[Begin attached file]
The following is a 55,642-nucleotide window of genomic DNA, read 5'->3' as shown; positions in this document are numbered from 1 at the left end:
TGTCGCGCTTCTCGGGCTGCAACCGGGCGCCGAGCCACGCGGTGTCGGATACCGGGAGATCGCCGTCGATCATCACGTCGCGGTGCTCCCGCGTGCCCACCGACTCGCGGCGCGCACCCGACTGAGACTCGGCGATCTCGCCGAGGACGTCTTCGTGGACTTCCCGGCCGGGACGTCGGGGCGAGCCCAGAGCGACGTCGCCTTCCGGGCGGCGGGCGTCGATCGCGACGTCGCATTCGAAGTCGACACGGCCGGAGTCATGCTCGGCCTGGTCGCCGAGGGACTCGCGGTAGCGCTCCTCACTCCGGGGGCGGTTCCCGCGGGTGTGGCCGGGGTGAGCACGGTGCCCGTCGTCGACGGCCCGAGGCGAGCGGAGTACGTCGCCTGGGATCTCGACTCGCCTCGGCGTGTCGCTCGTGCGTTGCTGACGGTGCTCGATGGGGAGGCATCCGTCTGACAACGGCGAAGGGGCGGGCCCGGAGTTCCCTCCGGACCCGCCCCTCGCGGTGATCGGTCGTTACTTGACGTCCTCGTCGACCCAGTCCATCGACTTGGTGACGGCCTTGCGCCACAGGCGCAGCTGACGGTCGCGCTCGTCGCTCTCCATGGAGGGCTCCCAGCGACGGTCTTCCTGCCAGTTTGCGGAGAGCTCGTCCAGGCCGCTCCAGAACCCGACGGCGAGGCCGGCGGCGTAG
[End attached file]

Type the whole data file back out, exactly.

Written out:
The following is a 55,642-nucleotide window of genomic DNA, read 5'->3' as shown; positions in this document are numbered from 1 at the left end:
TGTCGCGCTTCTCGGGCTGCAACCGGGCGCCGAGCCACGCGGTGTCGGATACCGGGAGATCGCCGTCGATCATCACGTCGCGGTGCTCCCGCGTGCCCACCGACTCGCGGCGCGCACCCGACTGAGACTCGGCGATCTCGCCGAGGACGTCTTCGTGGACTTCCCGGCCGGGACGTCGGGGCGAGCCCAGAGCGACGTCGCCTTCCGGGCGGCGGGCGTCGATCGCGACGTCGCATTCGAAGTCGACACGGCCGGAGTCATGCTCGGCCTGGTCGCCGAGGGACTCGCGGTAGCGCTCCTCACTCCGGGGGCGGTTCCCGCGGGTGTGGCCGGGGTGAGCACGGTGCCCGTCGTCGACGGCCCGAGGCGAGCGGAGTACGTCGCCTGGGATCTCGACTCGCCTCGGCGTGTCGCTCGTGCGTTGCTGACGGTGCTCGATGGGGAGGCATCCGTCTGACAACGGCGAAGGGGCGGGCCCGGAGTTCCCTCCGGACCCGCCCCTCGCGGTGATCGGTCGTTACTTGACGTCCTCGTCGACCCAGTCCATCGACTTGGTGACGGCCTTGCGCCACAGGCGCAGCTGACGGTCGCGCTCGTCGCTCTCCATGGAGGGCTCCCAGCGACGGTCTTCCTGCCAGTTTGCGGAGAGCTCGTCCAGGCCGCTCCAGAACCCGACGGCGAGGCCGGCGGCGTAG